The days of New York’s elevated railway
Carol Wallace: It was. Part of the issue was that the streets were so congested in ways that we would be very hard put to imagine. Bear in mind that first of all, there are no cars so it’s all wagons so there are horses. If there are horses, there is manure. Right away, the streets are physically a mess, so it’s very difficult for a woman, certainly, to drag her skirt across the street, let alone what she might be walking in.
Furthermore, the idea of traffic control that we have, that you stay in your lane, no, no, no. There was none of that. The elevated railway presented a way for the ordinary working people, not people sitting in private carriages, to get from one end of town to another.
As I wrote this book, I wanted the father of my girl characters to suddenly make quite a bit of money, and when I figured out that the El fitted into my timeframe, I practically danced a jig, because he needed a big capital project. He needed to get rich off it very quickly, so that was what I chose – the elevated railway.
Then I had the amazing good luck of finding some History major’s PhD thesis online, all about the elevated railway. I read it with enormous care and it was extremely helpful, so some of the circumstantial details came from that.
Landmarks which show the El remnants today
Also, there are places in New York where our Metro or subway or whatever you call inner city mass transit, still does go above the highways. There’s a place at 125th Street where you have to walk way down several flights of stairs to where you actually want to be. That’s left over from the El.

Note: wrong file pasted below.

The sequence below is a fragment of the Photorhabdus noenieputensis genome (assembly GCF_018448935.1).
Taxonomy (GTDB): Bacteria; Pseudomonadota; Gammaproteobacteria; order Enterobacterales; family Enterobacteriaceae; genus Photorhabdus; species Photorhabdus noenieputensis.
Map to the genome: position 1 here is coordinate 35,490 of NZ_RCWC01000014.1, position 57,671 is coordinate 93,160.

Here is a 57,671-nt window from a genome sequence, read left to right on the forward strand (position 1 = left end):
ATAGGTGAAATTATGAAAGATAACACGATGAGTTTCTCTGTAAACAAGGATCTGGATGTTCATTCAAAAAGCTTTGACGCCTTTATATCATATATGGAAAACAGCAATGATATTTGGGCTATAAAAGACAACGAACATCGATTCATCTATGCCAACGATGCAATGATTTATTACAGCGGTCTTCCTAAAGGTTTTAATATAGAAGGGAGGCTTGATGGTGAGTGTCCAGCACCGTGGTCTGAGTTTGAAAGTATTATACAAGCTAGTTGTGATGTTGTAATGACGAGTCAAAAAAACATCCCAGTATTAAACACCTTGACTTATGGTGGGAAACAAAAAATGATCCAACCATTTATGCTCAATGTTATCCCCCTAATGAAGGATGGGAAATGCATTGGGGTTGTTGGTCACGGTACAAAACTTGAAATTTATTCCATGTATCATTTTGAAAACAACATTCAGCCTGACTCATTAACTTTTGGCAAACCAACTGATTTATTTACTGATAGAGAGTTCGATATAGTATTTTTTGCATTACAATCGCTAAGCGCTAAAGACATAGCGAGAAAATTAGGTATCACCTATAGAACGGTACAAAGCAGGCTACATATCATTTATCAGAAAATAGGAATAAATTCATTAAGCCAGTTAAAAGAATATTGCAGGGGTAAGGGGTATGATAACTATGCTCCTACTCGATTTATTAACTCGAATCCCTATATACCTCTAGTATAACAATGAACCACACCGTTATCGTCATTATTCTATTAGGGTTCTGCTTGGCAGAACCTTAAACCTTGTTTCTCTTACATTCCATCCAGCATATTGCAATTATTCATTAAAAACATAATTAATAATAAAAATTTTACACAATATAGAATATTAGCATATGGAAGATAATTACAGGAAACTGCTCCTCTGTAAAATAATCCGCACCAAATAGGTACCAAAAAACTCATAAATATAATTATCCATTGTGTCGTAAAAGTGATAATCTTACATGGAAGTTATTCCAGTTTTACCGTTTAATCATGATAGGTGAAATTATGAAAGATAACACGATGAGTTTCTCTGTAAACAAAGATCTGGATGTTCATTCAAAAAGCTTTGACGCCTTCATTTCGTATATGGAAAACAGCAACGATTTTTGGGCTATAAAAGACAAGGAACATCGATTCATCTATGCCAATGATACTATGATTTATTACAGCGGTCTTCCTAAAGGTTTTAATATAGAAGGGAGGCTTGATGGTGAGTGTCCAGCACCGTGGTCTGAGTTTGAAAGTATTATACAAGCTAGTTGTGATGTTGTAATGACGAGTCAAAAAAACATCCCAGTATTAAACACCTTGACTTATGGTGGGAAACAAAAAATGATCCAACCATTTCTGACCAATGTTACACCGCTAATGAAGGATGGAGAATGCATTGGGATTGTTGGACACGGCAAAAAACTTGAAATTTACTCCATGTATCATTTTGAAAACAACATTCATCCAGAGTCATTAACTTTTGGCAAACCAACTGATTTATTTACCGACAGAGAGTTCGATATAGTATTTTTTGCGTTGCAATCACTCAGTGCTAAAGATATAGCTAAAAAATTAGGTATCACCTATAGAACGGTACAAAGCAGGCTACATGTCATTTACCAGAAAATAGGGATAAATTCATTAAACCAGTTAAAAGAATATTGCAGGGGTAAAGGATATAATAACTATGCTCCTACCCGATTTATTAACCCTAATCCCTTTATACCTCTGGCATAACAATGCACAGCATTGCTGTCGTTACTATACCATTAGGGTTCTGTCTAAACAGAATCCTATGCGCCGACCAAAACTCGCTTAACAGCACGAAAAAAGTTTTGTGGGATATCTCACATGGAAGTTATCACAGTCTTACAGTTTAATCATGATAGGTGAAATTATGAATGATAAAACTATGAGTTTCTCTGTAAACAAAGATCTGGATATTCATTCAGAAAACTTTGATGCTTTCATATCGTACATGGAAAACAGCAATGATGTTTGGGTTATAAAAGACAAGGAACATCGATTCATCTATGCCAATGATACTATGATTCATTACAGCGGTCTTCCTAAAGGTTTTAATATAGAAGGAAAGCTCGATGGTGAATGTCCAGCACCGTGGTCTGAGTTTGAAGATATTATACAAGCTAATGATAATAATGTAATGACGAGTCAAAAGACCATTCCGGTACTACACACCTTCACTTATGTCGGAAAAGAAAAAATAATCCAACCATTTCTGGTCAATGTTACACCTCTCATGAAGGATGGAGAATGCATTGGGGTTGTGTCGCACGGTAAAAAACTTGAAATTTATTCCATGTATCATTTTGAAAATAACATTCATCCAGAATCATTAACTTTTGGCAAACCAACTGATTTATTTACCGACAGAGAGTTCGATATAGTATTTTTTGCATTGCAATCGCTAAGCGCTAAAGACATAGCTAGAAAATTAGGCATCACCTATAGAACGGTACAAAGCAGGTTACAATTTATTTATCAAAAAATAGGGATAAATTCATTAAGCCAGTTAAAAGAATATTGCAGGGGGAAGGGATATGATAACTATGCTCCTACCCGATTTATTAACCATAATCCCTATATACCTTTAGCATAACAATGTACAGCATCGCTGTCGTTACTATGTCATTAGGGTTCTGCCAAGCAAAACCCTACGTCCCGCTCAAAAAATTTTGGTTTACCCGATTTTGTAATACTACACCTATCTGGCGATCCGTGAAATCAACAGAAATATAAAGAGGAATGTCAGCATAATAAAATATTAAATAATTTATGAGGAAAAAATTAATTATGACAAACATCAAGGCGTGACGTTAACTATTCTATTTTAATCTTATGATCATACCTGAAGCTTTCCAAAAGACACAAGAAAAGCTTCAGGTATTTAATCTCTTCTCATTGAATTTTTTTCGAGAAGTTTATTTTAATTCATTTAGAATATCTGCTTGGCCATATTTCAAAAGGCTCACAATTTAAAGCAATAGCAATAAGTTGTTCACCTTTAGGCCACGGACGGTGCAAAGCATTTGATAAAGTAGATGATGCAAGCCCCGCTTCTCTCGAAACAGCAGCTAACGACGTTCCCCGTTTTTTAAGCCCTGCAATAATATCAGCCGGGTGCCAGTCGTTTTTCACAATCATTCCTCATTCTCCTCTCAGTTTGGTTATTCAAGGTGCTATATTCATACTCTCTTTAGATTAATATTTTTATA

Jenny Wheeler: So it was a railway that was actually up there on pylons above head level?
Carol Wallace: Yes, up there on pylons, running along Ninth Avenue to begin with and also on the East Side eventually. It changed the city because people could get to their work much more easily.
Jenny Wheeler: In the back of your book you have some questions for book club readers, and one of them was, what were your favorite scenes in the book? One of my favorite scenes was when Joseph’s wife finally gets on the El and travels on it. It’s like a revelation. This has been a big point of conflict in the marriage because he sinks a lot of money into it, and at one point he looks like he might lose the lot.
When it all comes right – although I hope I’m not spoiling the story too much here – she gets on the El and suddenly she has this understanding about its importance to the city and why it was such a great thing. Suddenly she is so proud of her husband and what he’s achieved. That’s a lovely scene.
Carol Wallace: Thank you. I’m so glad to hear you say that. It was a late entry. I sort of wrote it out of the blue. The scene wrote itself, and several people have told me exactly what you did – that it was a real pleasure to read and that somehow it was exhilarating.
I’m really glad I was able to make it exhilarating, because one of the best things about what I do for a living is that I get to live as my characters. When it works really well, I am Helen Wilcox on that train with my fingers on the keyboard. I’m not even aware of where else I am. I’m just rattling down the street to the southern point of Manhattan and it’s like time travel. It’s great.
Family secrets played out in society
Jenny Wheeler: That does come through. The other thing that’s lovely about the book is that Helen and her two daughters have a different view of life. It’s like any family, the same would happen today, but that comes very nicely through the generational exchange that’s going on there between the daughters. They do the thing all adolescents do, they do things behind their mother’s back, secretly, that she doesn’t know anything about and would be absolutely shocked if she knew about them.
That dimension also at the domestic level, this little thing that’s playing out on the macro level, is shown in that family.